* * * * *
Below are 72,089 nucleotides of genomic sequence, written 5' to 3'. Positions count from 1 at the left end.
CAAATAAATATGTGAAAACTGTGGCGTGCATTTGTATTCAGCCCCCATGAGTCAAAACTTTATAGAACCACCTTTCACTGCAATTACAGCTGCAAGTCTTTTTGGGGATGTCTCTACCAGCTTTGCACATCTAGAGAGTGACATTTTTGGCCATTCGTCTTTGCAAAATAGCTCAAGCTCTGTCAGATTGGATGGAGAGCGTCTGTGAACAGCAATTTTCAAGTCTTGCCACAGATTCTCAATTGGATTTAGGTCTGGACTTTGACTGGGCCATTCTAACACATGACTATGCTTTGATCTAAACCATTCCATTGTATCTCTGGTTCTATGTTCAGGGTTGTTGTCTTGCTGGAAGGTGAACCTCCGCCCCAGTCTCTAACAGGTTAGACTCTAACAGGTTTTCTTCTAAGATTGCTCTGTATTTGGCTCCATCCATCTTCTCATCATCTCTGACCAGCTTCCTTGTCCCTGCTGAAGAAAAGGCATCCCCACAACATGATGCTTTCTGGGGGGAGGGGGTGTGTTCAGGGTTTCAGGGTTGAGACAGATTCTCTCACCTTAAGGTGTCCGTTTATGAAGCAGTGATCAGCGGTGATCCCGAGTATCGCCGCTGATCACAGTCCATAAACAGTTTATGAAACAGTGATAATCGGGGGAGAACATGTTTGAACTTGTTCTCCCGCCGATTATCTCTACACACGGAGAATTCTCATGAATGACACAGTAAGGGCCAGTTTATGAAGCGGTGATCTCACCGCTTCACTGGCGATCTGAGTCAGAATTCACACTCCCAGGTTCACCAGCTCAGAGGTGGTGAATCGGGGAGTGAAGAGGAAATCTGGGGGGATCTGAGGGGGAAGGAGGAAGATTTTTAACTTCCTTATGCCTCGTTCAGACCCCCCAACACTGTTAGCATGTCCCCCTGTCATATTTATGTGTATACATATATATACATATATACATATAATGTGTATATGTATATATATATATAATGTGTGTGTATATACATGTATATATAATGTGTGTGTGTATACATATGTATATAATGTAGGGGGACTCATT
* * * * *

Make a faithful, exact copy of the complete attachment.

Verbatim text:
Below are 72,089 nucleotides of genomic sequence, written 5' to 3'. Positions count from 1 at the left end.
CAAATAAATATGTGAAAACTGTGGCGTGCATTTGTATTCAGCCCCCATGAGTCAAAACTTTATAGAACCACCTTTCACTGCAATTACAGCTGCAAGTCTTTTTGGGGATGTCTCTACCAGCTTTGCACATCTAGAGAGTGACATTTTTGGCCATTCGTCTTTGCAAAATAGCTCAAGCTCTGTCAGATTGGATGGAGAGCGTCTGTGAACAGCAATTTTCAAGTCTTGCCACAGATTCTCAATTGGATTTAGGTCTGGACTTTGACTGGGCCATTCTAACACATGACTATGCTTTGATCTAAACCATTCCATTGTATCTCTGGTTCTATGTTCAGGGTTGTTGTCTTGCTGGAAGGTGAACCTCCGCCCCAGTCTCTAACAGGTTAGACTCTAACAGGTTTTCTTCTAAGATTGCTCTGTATTTGGCTCCATCCATCTTCTCATCATCTCTGACCAGCTTCCTTGTCCCTGCTGAAGAAAAGGCATCCCCACAACATGATGCTTTCTGGGGGGAGGGGGTGTGTTCAGGGTTTCAGGGTTGAGACAGATTCTCTCACCTTAAGGTGTCCGTTTATGAAGCAGTGATCAGCGGTGATCCCGAGTATCGCCGCTGATCACAGTCCATAAACAGTTTATGAAACAGTGATAATCGGGGGAGAACATGTTTGAACTTGTTCTCCCGCCGATTATCTCTACACACGGAGAATTCTCATGAATGACACAGTAAGGGCCAGTTTATGAAGCGGTGATCTCACCGCTTCACTGGCGATCTGAGTCAGAATTCACACTCCCAGGTTCACCAGCTCAGAGGTGGTGAATCGGGGAGTGAAGAGGAAATCTGGGGGGATCTGAGGGGGAAGGAGGAAGATTTTTAACTTCCTTATGCCTCGTTCAGACCCCCCAACACTGTTAGCATGTCCCCCTGTCATATTTATGTGTATACATATATATACATATATACATATAATGTGTATATGTATATATATATATAATGTGTGTGTATATACATGTATATATAATGTGTGTGTGTATACATATGTATATAATGTAGGGGGACTCATT